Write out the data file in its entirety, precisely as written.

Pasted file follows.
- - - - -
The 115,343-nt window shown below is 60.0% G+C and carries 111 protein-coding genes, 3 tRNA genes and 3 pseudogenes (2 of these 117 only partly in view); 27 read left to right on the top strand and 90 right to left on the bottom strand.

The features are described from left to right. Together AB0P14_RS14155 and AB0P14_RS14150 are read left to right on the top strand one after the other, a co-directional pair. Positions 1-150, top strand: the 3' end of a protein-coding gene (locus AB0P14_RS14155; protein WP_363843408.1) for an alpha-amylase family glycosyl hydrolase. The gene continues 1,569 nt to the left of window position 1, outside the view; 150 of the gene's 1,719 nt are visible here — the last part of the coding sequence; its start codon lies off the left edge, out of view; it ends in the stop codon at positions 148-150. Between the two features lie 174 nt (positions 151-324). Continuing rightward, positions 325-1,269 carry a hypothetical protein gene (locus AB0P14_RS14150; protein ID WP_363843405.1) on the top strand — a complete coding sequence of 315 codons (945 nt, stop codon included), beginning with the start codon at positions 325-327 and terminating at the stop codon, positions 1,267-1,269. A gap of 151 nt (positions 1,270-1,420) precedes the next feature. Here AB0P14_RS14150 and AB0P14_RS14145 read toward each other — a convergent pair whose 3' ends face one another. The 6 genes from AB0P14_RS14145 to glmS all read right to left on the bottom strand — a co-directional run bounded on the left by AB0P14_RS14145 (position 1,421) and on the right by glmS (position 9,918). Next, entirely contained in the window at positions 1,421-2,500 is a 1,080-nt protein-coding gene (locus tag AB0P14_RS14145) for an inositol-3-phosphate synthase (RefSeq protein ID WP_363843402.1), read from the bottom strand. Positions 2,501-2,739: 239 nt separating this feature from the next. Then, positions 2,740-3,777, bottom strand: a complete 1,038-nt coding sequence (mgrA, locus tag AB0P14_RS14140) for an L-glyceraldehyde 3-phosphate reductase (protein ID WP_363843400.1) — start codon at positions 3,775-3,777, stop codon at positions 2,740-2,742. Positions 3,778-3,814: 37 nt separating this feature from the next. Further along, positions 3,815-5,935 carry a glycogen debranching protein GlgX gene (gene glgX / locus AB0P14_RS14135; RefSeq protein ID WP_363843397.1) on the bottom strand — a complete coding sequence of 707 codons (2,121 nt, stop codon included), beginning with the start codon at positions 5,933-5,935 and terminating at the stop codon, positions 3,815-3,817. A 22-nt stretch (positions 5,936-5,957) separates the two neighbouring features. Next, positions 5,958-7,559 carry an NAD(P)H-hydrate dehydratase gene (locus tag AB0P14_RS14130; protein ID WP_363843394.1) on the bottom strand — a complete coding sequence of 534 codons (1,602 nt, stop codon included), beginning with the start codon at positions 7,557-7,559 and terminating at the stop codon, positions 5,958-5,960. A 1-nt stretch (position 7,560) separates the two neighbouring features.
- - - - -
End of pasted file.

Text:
The 115,343-nt window shown below is 60.0% G+C and carries 111 protein-coding genes, 3 tRNA genes and 3 pseudogenes (2 of these 117 only partly in view); 27 read left to right on the top strand and 90 right to left on the bottom strand.

The features are described from left to right. Together AB0P14_RS14155 and AB0P14_RS14150 are read left to right on the top strand one after the other, a co-directional pair. Positions 1-150, top strand: the 3' end of a protein-coding gene (locus AB0P14_RS14155; protein WP_363843408.1) for an alpha-amylase family glycosyl hydrolase. The gene continues 1,569 nt to the left of window position 1, outside the view; 150 of the gene's 1,719 nt are visible here — the last part of the coding sequence; its start codon lies off the left edge, out of view; it ends in the stop codon at positions 148-150. Between the two features lie 174 nt (positions 151-324). Continuing rightward, positions 325-1,269 carry a hypothetical protein gene (locus AB0P14_RS14150; protein ID WP_363843405.1) on the top strand — a complete coding sequence of 315 codons (945 nt, stop codon included), beginning with the start codon at positions 325-327 and terminating at the stop codon, positions 1,267-1,269. A gap of 151 nt (positions 1,270-1,420) precedes the next feature. Here AB0P14_RS14150 and AB0P14_RS14145 read toward each other — a convergent pair whose 3' ends face one another. The 6 genes from AB0P14_RS14145 to glmS all read right to left on the bottom strand — a co-directional run bounded on the left by AB0P14_RS14145 (position 1,421) and on the right by glmS (position 9,918). Next, entirely contained in the window at positions 1,421-2,500 is a 1,080-nt protein-coding gene (locus tag AB0P14_RS14145) for an inositol-3-phosphate synthase (RefSeq protein ID WP_363843402.1), read from the bottom strand. Positions 2,501-2,739: 239 nt separating this feature from the next. Then, positions 2,740-3,777, bottom strand: a complete 1,038-nt coding sequence (mgrA, locus tag AB0P14_RS14140) for an L-glyceraldehyde 3-phosphate reductase (protein ID WP_363843400.1) — start codon at positions 3,775-3,777, stop codon at positions 2,740-2,742. Positions 3,778-3,814: 37 nt separating this feature from the next. Further along, positions 3,815-5,935 carry a glycogen debranching protein GlgX gene (gene glgX / locus AB0P14_RS14135; RefSeq protein ID WP_363843397.1) on the bottom strand — a complete coding sequence of 707 codons (2,121 nt, stop codon included), beginning with the start codon at positions 5,933-5,935 and terminating at the stop codon, positions 3,815-3,817. A 22-nt stretch (positions 5,936-5,957) separates the two neighbouring features. Next, positions 5,958-7,559 carry an NAD(P)H-hydrate dehydratase gene (locus tag AB0P14_RS14130; protein ID WP_363843394.1) on the bottom strand — a complete coding sequence of 534 codons (1,602 nt, stop codon included), beginning with the start codon at positions 7,557-7,559 and terminating at the stop codon, positions 5,958-5,960. A 1-nt stretch (position 7,560) separates the two neighbouring features.